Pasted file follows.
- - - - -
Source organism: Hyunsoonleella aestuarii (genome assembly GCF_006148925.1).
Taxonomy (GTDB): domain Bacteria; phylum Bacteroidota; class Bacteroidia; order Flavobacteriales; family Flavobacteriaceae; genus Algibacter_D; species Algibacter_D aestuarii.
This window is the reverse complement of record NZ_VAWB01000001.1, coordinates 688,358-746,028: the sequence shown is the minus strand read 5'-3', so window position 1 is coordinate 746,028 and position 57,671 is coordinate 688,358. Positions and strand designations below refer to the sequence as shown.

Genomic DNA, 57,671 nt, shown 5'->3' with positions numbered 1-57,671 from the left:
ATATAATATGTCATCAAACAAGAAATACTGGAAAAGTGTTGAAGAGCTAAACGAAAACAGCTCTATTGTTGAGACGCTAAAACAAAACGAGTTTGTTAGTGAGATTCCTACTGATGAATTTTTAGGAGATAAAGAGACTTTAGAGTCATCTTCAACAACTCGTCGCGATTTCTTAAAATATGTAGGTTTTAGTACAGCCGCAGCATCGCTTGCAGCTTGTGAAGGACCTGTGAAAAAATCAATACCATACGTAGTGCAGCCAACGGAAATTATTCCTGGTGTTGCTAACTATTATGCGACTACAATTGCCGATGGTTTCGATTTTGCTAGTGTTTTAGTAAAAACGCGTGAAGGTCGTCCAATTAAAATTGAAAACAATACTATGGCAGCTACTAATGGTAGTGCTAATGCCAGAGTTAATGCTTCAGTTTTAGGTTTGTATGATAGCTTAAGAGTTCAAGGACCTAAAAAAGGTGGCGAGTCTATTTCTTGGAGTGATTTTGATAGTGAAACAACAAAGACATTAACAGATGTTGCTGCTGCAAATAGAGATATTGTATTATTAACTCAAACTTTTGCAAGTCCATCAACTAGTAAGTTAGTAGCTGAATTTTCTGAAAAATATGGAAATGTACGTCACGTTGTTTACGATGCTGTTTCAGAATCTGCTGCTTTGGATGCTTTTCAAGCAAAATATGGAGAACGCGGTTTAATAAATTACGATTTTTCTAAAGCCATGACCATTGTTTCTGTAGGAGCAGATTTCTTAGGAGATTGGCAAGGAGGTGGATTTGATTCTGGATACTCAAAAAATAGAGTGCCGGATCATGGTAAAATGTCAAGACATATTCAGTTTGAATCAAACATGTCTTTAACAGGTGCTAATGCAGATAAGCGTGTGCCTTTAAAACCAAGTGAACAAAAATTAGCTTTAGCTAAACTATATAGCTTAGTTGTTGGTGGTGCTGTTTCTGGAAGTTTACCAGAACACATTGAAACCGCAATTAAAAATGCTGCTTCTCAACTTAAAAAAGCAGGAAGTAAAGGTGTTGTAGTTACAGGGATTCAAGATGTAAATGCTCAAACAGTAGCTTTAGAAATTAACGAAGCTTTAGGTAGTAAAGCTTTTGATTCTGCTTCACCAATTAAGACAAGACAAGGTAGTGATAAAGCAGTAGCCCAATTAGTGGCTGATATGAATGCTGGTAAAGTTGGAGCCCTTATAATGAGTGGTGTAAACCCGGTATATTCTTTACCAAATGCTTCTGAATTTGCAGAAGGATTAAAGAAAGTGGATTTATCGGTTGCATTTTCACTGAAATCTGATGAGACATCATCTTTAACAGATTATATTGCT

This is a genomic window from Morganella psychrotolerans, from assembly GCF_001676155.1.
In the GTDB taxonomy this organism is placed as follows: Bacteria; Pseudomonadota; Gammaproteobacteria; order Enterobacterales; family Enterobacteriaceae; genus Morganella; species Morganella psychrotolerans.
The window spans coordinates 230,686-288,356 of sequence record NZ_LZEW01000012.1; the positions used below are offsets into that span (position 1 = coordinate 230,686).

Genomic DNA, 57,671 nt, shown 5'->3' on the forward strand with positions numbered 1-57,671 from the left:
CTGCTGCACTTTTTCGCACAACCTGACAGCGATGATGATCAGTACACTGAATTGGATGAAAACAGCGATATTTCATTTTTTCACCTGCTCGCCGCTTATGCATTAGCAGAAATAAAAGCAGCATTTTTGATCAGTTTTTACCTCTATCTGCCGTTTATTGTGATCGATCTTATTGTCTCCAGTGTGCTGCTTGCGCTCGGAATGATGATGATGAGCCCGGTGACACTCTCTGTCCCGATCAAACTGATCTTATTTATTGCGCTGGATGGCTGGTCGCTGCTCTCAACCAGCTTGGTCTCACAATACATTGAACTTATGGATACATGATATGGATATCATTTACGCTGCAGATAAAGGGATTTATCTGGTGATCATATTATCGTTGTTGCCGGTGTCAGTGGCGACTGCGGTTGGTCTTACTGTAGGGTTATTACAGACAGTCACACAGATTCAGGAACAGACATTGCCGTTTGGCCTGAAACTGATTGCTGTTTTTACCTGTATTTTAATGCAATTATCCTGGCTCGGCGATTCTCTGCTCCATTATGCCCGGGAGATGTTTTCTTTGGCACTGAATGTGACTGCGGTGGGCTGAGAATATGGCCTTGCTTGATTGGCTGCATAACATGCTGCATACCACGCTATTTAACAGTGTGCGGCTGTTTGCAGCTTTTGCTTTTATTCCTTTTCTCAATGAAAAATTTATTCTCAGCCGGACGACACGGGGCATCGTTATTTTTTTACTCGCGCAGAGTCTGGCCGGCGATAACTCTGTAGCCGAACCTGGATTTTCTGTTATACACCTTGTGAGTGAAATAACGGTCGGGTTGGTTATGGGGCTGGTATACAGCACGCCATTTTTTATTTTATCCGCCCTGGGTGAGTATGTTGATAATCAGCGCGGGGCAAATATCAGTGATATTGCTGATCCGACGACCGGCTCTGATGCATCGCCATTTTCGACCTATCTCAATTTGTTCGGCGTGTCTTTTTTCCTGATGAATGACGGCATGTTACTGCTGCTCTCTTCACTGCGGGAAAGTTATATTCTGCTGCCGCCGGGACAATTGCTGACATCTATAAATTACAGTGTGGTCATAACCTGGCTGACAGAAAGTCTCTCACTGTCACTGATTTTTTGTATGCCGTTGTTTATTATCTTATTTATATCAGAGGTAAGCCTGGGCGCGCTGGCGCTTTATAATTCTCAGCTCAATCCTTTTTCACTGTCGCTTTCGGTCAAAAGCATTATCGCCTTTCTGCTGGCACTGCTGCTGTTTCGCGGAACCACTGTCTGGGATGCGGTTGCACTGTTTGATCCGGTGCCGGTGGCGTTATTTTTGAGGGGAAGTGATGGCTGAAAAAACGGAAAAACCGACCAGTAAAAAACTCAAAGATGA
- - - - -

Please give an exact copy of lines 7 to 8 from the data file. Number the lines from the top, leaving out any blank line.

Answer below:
In the GTDB taxonomy this organism is placed as follows: Bacteria; Pseudomonadota; Gammaproteobacteria; order Enterobacterales; family Enterobacteriaceae; genus Morganella; species Morganella psychrotolerans.
The window spans coordinates 230,686-288,356 of sequence record NZ_LZEW01000012.1; the positions used below are offsets into that span (position 1 = coordinate 230,686).